A Research article on Benefits of Glauber's salt in Textile Wet processing
The Buzz word which is dominating the present decade in the textile processing industry is "Environment aspect". We could not survive without eco friendly approach at the same time we could not change the existing textile processing system completely, which is taxing the environment heavily. However, we can modify processes in such a way that causes less pollution load and are reusable. By keeping an eye on this objective, Textile Research and Application Development Centre (TRADC) carried out a study by using Birla's Glauber salt, which is a byproduct of Birla Cellulose's viscose manufacturing process. In this study, emphasis is given on fabric dyeing by using glauber salt and its comparison with common salt and vacuum salt. Moreover, pollution load caused by addition of all salts are comparatively analyzed. After extensive experimental trials, TRADC got positive results not only in terms of environmental issues but also from fabric processing point of view.
The key things like prevention of premature hardness of the dyestuff, low TDS level, less effluent load and better depth of dye shade are achieved during various trials.
In order to understand the depth of the subject, one should understand the basics behind the term "salt" with respect to textile processing.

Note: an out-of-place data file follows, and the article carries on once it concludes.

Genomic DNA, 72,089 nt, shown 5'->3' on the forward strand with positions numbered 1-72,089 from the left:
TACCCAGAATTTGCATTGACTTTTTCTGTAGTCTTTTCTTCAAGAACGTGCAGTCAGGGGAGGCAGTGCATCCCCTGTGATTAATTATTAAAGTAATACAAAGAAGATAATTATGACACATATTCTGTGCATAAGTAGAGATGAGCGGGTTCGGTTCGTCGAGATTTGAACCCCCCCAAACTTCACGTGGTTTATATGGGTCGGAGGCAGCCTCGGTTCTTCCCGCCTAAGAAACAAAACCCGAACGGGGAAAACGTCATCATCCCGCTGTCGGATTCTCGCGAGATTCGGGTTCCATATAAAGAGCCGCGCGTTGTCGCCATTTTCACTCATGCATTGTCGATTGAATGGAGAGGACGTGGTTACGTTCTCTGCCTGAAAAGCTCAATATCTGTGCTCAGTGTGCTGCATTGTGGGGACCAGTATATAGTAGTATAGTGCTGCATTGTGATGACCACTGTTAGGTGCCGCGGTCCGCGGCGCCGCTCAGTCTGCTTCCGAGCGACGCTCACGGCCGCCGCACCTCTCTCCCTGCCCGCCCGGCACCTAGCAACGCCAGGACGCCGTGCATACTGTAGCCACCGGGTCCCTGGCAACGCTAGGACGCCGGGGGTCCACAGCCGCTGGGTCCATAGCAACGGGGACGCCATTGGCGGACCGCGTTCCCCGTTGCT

1.2 Why salt used in Textiles?
Is an interesting and basic question in the area of textile processing, particularly in dyeing. The textile substrate and dye molecule, not necessarily should have of homogeneous characteristics to combine with each other. In such case, we require some catalyst to facilitate dyeing action on fabric. Salt plays this crucial role of catalyst. Salt has an extremely high affinity for water. Broadly speaking, Salt is necessary in three ways, firstly, to drive dye into textile during the dyeing process in textile. Secondly, use of salt leads to maximum exhaustion of dye molecules during dyeing process in textiles. Thirdly it is used as an electrolyte for migration, adsorption and fixation of the dyestuff to the cellulose material.
Glauber's salt is a common name for sodium sulfate decahydrate, Na2SO410H2O; it occurs as white or colorless monoclinic crystals. Upon exposure to fairly dry air it effloresces, forming powdery anhydrous sodium sulfate. Johann Glauber's was the first to produce the salt (from Hungarian spring waters). The naturally occurring salt is called mirabilite. Glauber's salt is water soluble, has a salty, bitter taste, and is sometimes used in medicine as a mild laxative; it is also used in dyeing.
The author is GM, Textile Research and Application Development Centre (TRADC)